Game Development Reference
In-Depth Information
Flow is a popular concept in psychology that is particularly applicable to
game design. It was originally described by the Hungarian psychologist
Mihály Csíkszentmihályi. He described it this way:
FLOW is a state of concentration so focused that it amounts to total
absorption in an activity.
Back in university, I spent some time in the Canadian Army Reserves.
One special thing about the army is that it is absolutely unacceptable to
show up even seconds late for anything.
I had drill at 7:00 on a Saturday one evening. I also made the mistake
of playing the fantasy strategy classic Heroes of Might and Magic III on
the same day. I had lots of time. Looking at the clock, it was 5:00 p.m. If I
started getting ready by 6:15 I could make it to the parade ground in good
time to change into uniform.
But Heroes III is very good at pulling you into flow. I moved my hero,
fought some gryphons and troglodytes, captured a city and grabbed some
treasure. Seemingly a few minutes later, I looked over at the clock. It was
6:37. It was a long sprint to the drill hall.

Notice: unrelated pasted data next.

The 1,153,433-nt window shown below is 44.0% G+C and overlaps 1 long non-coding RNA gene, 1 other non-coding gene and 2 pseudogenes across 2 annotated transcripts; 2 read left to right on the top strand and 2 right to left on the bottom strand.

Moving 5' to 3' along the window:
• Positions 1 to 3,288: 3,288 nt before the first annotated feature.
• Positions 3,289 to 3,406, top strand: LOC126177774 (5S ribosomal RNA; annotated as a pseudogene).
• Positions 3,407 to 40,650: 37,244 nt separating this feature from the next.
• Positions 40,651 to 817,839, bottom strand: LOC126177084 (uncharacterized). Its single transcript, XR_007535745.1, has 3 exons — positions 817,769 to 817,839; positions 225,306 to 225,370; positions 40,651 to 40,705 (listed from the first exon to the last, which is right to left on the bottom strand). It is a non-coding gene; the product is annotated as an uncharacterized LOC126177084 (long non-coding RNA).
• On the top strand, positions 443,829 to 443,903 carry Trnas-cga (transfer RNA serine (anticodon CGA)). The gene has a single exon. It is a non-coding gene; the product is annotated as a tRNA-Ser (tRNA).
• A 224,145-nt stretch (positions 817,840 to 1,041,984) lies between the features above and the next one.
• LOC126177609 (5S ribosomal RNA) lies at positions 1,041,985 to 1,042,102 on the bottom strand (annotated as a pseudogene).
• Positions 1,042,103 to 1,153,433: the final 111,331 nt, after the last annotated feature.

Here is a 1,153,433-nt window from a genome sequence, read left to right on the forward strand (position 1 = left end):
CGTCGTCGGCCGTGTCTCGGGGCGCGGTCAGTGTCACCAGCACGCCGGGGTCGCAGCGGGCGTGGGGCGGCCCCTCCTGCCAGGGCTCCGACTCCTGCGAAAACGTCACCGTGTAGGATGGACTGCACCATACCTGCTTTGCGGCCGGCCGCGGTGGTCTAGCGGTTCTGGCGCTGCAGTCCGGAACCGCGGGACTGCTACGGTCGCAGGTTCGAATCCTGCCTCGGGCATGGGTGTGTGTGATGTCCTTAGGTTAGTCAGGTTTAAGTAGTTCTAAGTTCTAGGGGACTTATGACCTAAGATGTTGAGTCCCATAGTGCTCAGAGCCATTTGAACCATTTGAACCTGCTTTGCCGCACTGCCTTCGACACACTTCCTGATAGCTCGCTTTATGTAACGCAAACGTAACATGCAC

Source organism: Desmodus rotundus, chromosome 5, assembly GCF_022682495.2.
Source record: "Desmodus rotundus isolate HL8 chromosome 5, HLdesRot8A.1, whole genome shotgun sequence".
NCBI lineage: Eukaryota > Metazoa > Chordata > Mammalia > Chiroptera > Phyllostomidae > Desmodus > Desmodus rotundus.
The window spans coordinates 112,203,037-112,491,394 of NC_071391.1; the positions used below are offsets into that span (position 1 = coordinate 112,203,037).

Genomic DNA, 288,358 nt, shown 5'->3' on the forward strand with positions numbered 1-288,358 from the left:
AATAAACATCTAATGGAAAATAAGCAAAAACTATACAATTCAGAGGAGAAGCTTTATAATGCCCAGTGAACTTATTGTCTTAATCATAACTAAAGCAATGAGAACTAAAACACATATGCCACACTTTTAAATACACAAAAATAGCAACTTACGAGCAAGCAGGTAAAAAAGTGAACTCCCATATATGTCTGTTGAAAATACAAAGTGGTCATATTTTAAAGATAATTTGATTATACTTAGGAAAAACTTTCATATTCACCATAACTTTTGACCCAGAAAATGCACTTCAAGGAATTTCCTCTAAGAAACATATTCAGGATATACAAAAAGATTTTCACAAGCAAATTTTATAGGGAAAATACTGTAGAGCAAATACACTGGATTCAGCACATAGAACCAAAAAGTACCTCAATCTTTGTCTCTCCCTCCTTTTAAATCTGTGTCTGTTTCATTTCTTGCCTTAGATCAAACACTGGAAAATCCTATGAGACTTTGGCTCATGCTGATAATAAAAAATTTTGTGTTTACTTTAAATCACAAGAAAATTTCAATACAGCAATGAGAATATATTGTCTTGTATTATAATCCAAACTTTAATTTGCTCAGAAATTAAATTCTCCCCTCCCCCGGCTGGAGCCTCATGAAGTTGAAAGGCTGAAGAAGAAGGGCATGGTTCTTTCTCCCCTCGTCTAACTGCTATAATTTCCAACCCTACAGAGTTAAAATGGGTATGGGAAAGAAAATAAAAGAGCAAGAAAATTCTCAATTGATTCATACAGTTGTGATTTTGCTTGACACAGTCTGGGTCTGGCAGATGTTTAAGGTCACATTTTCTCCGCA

Flow makes time seem to disappear. Hours can seem like minutes
when a player is utterly engrossed in an activity. It is the perfect form of
escapism because it strips everything else out of the mind. In flow, we
don't worry about bills, relationships, money, or whether we're going to get
screamed at by a drill instructor. And flow is pleasurable because it is built
on a continuous stream of tiny successes.
Flow appears when a player is presented with a challenge that is per-
fectly balanced against his ability level. If the task is too hard, flow breaks
as the player becomes confused and anxious. If it is too easy, the player
gets bored. Graphed, it looks like this:
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